Installing a screed layer on a floor in your home can often be a difficult task without any experience of doing the job previously. It can also be tough to know exactly what tools you will need if you have indeed decided to do it yourself. If the floor has been screeded to a poor degree, you can run into plenty of issues including damage to the floor itself. This will then lead to more expenses in the future, as you’ll need to pay for the floor to be fixed.
What Is Screed?
Screed is a thin layer of material that is similar in nature to concrete, that can be applied to a concrete subfloor or over floor insulation.
The makeup of screed is a mix of sharp sand, water and cement, the ratio of which is often 1:3 or 1:4 cement: sharp sand. Screed can also be ‘improved’ in certain ways by adding ingredients to it for benefits such as better thermal conductivity for underfloor heating or faster drying time.
Screed is ideal for covering underfloor heating pipes and can help to even out a floor surface to ensure that it is safe and level. Screed varies from concrete in that it focuses on using finer aggregates for a smooth finish, whereas concrete focuses on providing strength. Screed is often more expensive too.
If you’re looking for tips on how to insulate a floor well, check out our floor insulation guide.
What Are the Different Types Of Screed?
Screed comes in several different forms, so deciding which type you’re going to go through with is crucial.
Bonded Screed does what the name suggests, and bonds directly with the base of the floor.
Unbonded Screed is separated from the base via a damp proof membrane that lies in between the two.
Floating Screed is laid onto insulation with a slip membrane over it and is seen as a form of Unbonded Screed. It can also be laid over an underfloor heating system.
How To Screed The Floor
How you will go about screeding a floor will depend on the type of screed that you have decided to go with.
How To Prepare for Laying Bonded Screed
As you’ll be setting the screed to the concrete subfloor, the following steps should be taken:
- You’ll need to use a pick or a chipping hammer to roughen up the surface of the concrete, so that it’ll be easier for the screed to bond with the subfloor.
- Make sure to remove any dust and dirt, with the easiest way being with a vacuum cleaner.
- Apply the bonding agent to the concrete.
- Then add the screed straight away, as if it is left for any amount of time then the bonding agent and screed will not mix.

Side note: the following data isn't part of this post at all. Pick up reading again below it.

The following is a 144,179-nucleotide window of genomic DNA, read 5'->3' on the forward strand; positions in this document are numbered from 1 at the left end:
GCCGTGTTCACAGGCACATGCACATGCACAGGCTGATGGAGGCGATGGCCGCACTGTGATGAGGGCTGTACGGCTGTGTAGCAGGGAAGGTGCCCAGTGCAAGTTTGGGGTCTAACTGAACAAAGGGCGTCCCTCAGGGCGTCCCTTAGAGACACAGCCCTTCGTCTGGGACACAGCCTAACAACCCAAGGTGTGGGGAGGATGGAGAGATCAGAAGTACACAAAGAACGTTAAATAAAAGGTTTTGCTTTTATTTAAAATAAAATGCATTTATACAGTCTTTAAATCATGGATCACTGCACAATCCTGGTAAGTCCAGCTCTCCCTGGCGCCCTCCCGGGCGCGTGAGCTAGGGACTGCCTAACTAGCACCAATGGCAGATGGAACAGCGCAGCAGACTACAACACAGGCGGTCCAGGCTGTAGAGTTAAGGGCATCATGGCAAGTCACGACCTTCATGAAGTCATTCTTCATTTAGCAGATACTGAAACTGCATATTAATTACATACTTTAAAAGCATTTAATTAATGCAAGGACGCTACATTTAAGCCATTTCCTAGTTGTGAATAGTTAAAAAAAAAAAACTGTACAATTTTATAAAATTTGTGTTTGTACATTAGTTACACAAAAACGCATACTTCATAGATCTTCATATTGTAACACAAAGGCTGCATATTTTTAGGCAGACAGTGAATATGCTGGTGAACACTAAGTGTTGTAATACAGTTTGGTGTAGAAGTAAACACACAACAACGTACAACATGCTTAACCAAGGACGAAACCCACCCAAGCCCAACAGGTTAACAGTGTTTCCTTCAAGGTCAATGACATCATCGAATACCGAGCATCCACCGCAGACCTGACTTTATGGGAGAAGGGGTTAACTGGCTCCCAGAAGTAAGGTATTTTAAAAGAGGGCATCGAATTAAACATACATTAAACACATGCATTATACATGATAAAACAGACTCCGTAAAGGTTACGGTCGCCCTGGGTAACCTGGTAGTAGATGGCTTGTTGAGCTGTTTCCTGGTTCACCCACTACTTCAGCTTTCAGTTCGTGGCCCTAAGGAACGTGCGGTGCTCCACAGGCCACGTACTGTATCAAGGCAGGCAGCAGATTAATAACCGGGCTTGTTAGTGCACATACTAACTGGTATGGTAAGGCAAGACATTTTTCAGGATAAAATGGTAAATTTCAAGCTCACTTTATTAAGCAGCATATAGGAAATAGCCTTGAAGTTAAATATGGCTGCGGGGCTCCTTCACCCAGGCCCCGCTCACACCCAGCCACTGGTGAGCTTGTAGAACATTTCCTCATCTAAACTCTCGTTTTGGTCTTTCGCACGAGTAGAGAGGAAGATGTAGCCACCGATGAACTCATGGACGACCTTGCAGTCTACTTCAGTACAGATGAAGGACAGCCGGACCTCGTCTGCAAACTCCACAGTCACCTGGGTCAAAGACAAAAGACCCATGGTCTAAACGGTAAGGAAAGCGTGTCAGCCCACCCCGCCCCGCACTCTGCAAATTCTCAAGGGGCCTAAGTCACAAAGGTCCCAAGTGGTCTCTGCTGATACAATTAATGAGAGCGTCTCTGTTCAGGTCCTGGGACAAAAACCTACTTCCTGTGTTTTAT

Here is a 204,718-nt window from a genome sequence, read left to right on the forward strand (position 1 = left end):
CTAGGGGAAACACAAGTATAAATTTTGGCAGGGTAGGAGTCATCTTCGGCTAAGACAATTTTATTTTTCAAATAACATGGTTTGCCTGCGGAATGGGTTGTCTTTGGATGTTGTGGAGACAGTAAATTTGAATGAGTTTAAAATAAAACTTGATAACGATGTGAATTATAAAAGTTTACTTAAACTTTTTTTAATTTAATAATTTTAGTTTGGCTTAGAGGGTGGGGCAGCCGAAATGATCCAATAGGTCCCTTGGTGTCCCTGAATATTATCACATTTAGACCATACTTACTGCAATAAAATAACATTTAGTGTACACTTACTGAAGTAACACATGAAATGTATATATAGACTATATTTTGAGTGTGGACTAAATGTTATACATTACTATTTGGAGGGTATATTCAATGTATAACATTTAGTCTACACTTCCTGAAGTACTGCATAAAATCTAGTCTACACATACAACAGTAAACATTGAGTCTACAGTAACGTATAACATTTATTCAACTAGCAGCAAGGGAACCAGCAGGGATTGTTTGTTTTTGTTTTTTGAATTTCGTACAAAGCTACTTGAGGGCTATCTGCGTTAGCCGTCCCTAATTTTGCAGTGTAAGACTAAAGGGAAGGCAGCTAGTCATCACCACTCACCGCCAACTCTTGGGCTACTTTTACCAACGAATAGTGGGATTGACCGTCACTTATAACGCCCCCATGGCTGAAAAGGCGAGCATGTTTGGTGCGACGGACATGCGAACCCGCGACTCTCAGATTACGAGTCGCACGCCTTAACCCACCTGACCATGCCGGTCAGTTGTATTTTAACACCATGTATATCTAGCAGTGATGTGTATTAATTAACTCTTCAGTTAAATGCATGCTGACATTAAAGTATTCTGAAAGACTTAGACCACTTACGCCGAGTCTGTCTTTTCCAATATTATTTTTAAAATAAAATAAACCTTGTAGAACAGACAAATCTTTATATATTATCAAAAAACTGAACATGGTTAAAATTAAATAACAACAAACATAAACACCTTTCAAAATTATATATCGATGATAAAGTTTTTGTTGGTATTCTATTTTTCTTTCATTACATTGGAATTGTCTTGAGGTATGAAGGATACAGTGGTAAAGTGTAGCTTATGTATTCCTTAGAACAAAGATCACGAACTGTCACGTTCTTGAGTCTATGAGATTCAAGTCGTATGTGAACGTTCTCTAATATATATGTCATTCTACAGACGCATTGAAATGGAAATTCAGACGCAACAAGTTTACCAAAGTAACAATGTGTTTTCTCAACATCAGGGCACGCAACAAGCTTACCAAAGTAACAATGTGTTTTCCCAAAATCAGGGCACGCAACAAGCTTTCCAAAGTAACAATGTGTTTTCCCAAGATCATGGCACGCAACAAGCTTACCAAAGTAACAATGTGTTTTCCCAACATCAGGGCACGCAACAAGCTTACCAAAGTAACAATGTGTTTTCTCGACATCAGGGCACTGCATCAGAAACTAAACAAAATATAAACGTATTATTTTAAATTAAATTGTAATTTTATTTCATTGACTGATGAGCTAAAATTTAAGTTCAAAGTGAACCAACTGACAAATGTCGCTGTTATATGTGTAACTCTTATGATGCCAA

- After these steps have been taken, you can lay the screed.
- Bonded Screed should be around 35-40mm thick.
How To Prepare for Paying Unbonded Screed
- Clean the concrete floor to make sure there is no dirt present, which would negatively affect the screed from settling.
- Then, lay down the membrane to separate the concrete to the screed, overlapping the sheets by 20-30cm and taping them together.
- Protect the walls from any damage for when the screed shrinks once it dries.
- You can also reinforce the screed with fibres to stop the screed from cracking in the drying process.
- The Unbonded Screed should be around 50mm thick, aiming for 70-75mm when pouring the screed, to allow for a differing height on the concrete subfloor.
How To Lay The Screed
- The easiest way to lay screed down is to divide it up into sections of floor, rather than trying to do the whole thing in one go. We would recommend using straight pieces of timber that are cut to the same height as the layer. You can also wet the timber so that it’s easier to remove at the end.
- Now it’s time to apply the first layer of screed, beginning in the furthest place from the room’s entrance, so that you can exit easily. Use a trowel to move the mixture and use a screed board to compact and flatten it out.
- The next step is to use a straight piece of timber or a straightedge to level the screed layer. If the screed is self-levelling, then it should smooth by itself.
- Keep repeating the process until the entire floor is filled with screed. After this is complete, you can remove the timber and fill in the remaining gaps.
- Any imperfections can then be removed from the screed layer, after the concrete has properly bled.
- On average, it can take seven days for the screed to cure, if it is left untouched under a sealed sheet of polyethylene.
- The last step is to leave the floor to dry. The general advice is to leave it for around three weeks before installing any flooring. A screed floor can tend to dry at a rate of 1mm per day.
If you need insulation board and building supplies, Insulation Express can help you with a range of fantastic products.